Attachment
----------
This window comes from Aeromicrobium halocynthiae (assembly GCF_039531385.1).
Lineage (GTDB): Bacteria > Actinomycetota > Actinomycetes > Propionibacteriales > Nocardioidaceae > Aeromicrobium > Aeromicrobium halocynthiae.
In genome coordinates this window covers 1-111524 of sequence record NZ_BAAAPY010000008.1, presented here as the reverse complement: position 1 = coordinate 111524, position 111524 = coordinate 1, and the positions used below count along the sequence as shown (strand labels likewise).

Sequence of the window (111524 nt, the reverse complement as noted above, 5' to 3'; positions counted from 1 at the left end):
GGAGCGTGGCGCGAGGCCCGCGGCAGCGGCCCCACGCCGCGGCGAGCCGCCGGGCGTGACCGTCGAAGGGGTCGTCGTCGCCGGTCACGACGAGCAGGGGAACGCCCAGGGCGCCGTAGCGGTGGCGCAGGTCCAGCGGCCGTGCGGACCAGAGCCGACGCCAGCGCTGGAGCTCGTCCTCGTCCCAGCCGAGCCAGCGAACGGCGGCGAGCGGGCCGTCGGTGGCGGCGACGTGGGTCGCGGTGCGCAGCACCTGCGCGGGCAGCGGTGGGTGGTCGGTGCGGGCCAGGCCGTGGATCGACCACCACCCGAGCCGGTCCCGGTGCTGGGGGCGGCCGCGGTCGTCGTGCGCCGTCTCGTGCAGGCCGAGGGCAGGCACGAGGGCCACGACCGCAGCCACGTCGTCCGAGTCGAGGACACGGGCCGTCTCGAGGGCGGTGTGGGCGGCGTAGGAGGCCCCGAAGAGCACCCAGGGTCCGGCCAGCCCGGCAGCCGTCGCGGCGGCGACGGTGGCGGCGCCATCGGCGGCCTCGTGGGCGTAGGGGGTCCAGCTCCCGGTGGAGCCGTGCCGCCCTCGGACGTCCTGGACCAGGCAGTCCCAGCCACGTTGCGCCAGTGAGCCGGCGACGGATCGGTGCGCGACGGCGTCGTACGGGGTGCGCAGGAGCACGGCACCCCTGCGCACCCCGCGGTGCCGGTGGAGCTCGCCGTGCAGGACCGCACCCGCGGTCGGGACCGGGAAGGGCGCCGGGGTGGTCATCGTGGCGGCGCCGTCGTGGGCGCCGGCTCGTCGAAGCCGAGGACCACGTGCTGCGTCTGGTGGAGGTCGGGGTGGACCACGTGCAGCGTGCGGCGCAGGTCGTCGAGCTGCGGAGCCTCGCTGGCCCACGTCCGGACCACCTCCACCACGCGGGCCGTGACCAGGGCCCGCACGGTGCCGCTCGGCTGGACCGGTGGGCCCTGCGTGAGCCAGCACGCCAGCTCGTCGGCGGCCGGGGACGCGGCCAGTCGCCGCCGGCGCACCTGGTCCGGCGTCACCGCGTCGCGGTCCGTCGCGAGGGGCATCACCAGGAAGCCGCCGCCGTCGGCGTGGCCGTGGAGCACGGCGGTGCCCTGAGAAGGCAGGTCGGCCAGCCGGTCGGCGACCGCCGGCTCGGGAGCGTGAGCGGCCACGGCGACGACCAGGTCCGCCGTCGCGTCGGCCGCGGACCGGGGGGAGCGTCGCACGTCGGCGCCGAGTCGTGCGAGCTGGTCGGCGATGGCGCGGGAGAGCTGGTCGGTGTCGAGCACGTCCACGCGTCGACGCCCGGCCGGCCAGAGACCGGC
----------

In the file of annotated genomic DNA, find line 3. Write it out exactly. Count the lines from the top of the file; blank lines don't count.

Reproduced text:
In genome coordinates this window covers 1-111524 of sequence record NZ_BAAAPY010000008.1, presented here as the reverse complement: position 1 = coordinate 111524, position 111524 = coordinate 1, and the positions used below count along the sequence as shown (strand labels likewise).